You already know that 妈 (mā) 吗 (ma) contain the “horse” radical. There are quite a few other characters that also do.
Last week we saw how a crow was cheated out of a piece of meat by a sly fox. 骗 (piàn) is to deceive or cheat someone. 哄骗 (hǒngpiàn) and 欺骗 (qīpiàn) also mean to to deceive or dupe someone. 哄骗 (hǒngpiàn) leans on the side of coaxing or humoring someone, while 欺骗 (qīpiàn) is not well-intended. 蒙骗 (mēngpiàn) is to hoodwink or to deceive. 骗子 (piànzi) is a swindler or trickster.
Nǐ bié piàn wǒ.
Don’t’ lie to me. (Don’t try to fool me.)
Nàge tuīxiāo yuán shì gè piànzi.
That salesperson is a crook.
Wǒ bèi tā piàn zǒu le yī bǎi kuài qián.
I was cheated out of a $100 by him.
Understandably a number of words pertaining to riding or driving assume the horse radical.
驰 (chí) is to gallop or speed forward.
驾 (jià) is to harness a horse, drive a car, sail a boat or fly a plane. 驶 (shǐ) has the same meaning. These two words usually go together – 驾驶 (jiàshǐ).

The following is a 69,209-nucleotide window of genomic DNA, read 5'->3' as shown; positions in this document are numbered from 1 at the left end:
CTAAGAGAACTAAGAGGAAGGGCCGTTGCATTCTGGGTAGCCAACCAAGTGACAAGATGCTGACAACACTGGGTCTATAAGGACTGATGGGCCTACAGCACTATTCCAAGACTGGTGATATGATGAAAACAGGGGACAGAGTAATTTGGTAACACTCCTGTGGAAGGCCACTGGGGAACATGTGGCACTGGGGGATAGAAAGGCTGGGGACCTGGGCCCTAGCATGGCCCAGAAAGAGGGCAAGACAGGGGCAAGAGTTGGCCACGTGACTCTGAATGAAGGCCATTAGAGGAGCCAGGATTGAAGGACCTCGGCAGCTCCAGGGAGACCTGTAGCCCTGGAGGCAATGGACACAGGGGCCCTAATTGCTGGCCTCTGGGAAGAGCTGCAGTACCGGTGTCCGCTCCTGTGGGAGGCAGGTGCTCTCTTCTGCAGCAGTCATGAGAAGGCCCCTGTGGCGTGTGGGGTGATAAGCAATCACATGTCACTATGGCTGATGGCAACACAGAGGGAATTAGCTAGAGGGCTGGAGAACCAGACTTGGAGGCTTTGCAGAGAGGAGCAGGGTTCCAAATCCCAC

驱驶 (qūshǐ) also means to drive, but usually in the sense of pushing someone to do something.
驭 (yù), or 驾驭 (jiàyù), is to drive a carriage. 驾驭 (jiàyù) also means to control.
骑 (qí) is to ride an animal, such as a horse, or to ride a bicycle.
Wǒ xiǎng qí jiǎotàchē héngkuà Měiguó.
I’d like to ride my bike across the United States.
驻 (zhù) is to make a stop or to be stationed at a place. So, 驻美代表 (zhù Měi dàibiǎo) means a delegate stationed in the USA.
驮 (tuó) is to carry on the back, usually said of an animal of burden.
蚤 (zǎo) are fleas. With a flea on a horse, 骚 (sāo) means disturbed, upset or coquettish.
驳 (bó) means to refute or to contradict as a horse might refuse to obey orders. It is often used in 反驳 (fǎnbó to retort, or a retort).
骂 (mà) is to scold or to condemn. Poor horse, with two mouths shouting at it.
Tā mà wǒ cūxīn.
He scolds me for being careless.
骆驼 (luòtuo) is a camel. 骡 (luó) is a mule. 驴 (lǘ) is a donkey. I just realized there is a fun song for each of these animals in “Learn Chinese through Songs and Rhymes“.
I fail to see how an ant is related to a horse, but here you have it, 蚂蚁 (mǎyǐ ants). 热锅上的蚂蚁 (règuōshàngdèmǎyǐ) translates to “ants on a hot pan”. This expression describes a state of intense anxiety.
He is anxious and jittery like ants on a hot pan.
Tā jí de xiàng règuōshàngdèmǎyǐ.